Freelance recording and mixing engineer Michael Greene primarily works out of Studio C, which accommodates immersive IMAX 12.0 and Dolby Atmos 7.1.4 mixing projects as well as overdubbing, using its associated iso booth, equipped with a Yamaha grand piano, or tielines from The Stage. Greene’s large-scale tracking projects in Studio A have included jazz records as well as film and video game scores.
“I’ve done a couple of jazz records that were tracked live off the floor where I’ve done a live mix back into Pro Tools. Most of the time that’s the mix that gets released. Part of that is budget, but part of it is because it just sounds great,”
He says. “The overall sonics really work for me. The console sounds super warm and clear. It has a lot of warmth and bigness, but it still has a lot of clarity, without being harsh."
As for some of his favorite features, says Greene, “I love having filters and EQs on every channel, and that when I put them in, they just sound great. And I like the flexibility of being able to build multiple cue mixes for the players with a minimum amount of fuss.”
Both engineers also enjoy working with the Pro-Station, a version of Duality that offers an alternate center section lay-out, wrapping the two bays of 24-channels around the operator. “The HUI integration in the Duality is spectacular,” says Greene. “I don’t even realize or ever feel like I’m using HUI protocol, which I couldn’t say when I have used it with other control surfaces. It’s really bullet-proof and integrated in a way that’s really stable and effective.”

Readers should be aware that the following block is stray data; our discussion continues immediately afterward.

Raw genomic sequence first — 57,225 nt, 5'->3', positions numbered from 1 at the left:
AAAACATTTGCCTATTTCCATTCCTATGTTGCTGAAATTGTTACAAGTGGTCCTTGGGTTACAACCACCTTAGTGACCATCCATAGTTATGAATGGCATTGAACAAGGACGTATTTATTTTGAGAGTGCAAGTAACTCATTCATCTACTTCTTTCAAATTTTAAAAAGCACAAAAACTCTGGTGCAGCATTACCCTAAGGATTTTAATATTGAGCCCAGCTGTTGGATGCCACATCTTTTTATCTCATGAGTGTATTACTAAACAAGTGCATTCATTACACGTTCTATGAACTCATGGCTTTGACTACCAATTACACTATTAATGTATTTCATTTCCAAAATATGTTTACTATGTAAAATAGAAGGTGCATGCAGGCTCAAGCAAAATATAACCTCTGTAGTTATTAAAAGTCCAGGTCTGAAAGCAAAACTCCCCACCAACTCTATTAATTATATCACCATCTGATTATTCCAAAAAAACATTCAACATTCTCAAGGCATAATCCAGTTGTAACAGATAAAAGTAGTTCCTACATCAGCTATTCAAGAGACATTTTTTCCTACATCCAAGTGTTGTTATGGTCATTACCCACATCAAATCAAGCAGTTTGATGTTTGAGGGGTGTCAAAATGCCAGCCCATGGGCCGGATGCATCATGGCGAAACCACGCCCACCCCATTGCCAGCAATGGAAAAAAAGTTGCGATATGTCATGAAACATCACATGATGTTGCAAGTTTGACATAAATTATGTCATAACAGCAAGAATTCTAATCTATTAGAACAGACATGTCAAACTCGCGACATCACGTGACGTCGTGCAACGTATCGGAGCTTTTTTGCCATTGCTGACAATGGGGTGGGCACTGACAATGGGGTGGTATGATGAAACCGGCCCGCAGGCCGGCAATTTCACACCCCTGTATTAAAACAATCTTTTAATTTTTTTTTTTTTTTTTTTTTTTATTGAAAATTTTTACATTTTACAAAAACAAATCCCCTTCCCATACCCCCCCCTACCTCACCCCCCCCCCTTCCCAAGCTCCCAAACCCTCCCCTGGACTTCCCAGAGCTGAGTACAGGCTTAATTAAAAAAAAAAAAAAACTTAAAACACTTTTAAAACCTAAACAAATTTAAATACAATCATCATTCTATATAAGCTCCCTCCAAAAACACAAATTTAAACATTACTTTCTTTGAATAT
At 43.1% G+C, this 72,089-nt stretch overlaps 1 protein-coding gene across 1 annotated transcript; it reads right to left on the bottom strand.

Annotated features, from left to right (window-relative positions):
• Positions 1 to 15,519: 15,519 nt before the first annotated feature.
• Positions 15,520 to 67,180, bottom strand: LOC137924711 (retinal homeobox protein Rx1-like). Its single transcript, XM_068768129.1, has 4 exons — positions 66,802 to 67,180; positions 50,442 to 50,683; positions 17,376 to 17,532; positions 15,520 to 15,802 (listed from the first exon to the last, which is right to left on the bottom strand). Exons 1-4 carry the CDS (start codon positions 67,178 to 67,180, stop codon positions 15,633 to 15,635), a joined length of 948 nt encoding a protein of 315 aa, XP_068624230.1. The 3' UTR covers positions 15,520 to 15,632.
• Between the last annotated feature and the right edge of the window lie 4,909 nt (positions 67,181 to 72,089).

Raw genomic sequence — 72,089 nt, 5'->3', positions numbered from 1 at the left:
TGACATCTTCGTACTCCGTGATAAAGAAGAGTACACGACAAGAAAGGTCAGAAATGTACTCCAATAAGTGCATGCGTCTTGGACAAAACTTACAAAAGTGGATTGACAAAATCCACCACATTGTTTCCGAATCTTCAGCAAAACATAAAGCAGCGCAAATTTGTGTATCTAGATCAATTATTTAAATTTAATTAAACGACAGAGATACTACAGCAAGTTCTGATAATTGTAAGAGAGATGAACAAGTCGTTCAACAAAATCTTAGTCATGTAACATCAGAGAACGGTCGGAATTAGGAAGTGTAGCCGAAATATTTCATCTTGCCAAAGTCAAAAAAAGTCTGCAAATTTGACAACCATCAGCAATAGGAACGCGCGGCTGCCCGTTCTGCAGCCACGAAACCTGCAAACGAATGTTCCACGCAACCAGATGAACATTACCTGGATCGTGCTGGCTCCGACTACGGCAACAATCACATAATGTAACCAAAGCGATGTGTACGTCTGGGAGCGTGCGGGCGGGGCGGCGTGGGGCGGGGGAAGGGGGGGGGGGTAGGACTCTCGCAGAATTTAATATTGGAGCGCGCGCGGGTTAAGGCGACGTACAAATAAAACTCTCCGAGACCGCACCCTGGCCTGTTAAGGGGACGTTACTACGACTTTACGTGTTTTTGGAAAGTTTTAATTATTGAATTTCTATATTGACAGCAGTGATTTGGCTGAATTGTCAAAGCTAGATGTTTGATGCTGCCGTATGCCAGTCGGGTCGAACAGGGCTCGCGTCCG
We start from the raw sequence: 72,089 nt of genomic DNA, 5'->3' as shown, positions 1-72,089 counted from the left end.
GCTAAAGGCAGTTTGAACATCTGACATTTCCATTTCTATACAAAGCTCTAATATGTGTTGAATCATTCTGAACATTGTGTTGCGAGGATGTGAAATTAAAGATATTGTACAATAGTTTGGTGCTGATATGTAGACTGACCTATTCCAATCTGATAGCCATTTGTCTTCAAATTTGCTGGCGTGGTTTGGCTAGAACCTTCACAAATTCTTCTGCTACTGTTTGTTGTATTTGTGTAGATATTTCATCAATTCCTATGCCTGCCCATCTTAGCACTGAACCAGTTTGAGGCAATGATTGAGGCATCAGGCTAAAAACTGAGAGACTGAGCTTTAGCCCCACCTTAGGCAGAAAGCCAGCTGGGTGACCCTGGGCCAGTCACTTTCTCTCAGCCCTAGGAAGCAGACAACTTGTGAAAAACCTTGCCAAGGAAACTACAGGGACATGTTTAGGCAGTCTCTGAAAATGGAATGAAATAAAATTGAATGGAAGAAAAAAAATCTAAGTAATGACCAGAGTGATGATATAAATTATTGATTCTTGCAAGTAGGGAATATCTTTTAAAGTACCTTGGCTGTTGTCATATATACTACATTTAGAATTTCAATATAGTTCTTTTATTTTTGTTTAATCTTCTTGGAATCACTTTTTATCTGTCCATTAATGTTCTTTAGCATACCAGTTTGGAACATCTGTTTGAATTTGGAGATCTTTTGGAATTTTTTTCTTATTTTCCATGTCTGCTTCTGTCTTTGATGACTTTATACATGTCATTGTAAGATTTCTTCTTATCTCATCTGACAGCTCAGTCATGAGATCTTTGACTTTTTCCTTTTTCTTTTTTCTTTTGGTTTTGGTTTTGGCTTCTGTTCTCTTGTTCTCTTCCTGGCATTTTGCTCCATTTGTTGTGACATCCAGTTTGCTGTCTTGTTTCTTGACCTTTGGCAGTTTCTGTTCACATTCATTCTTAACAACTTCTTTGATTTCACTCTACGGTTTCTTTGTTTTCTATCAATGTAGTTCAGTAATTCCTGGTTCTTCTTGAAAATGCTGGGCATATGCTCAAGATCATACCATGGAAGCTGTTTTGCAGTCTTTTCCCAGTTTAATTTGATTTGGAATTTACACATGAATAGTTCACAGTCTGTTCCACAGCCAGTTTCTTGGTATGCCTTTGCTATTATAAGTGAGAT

He continues, “I’ve done plenty of projects where I’m treating the console as a summing mixer, balancing and doing levels inside Pro Tools. The fact that I can switch to the HUI layer and immediately and articulately grab my balances is a beautiful feature of this console that I can’t say was implemented as accurately in other consoles.”
“It’s great the way that HUI is available on those soft encoders above the analog faders, so you can flip it and vice versa. The easy availability of the analog faders and the DAW control is excellent,”
Agrees White. “And it fits beautifully with the ergonomics of the control room. It looks really clean in here. You can move the DAW monitor back out of the way or bring it right in front of your face. It’s really comfortable.”
Studio A’s control room offers a vast selection of outboard equipment and a comprehensive microphone locker. “I had 110 mic preamps before we bought the Duality,” reports Funk, “as well as different compression and EQ options.”
Newer pieces including nearfield monitors, cabling and other items were acquired through Performance Audio in Salt Lake City. “They have been great friends over the years and have always supported me in my craziness,” he says. Gadget Hopkins, Executive Vice President at Westlake Pro in Los Angeles, also supported the new build-out. “Westlake held our hand through the whole construction period. That’s how I met Jerry Steckling,” says Funk.
“Jerry has made something stunning and beautiful with both the control room and the studio,” says Greene. “Jim and Jerry have built a really special room, one of those rare rooms where everything shines and sounds beautiful.”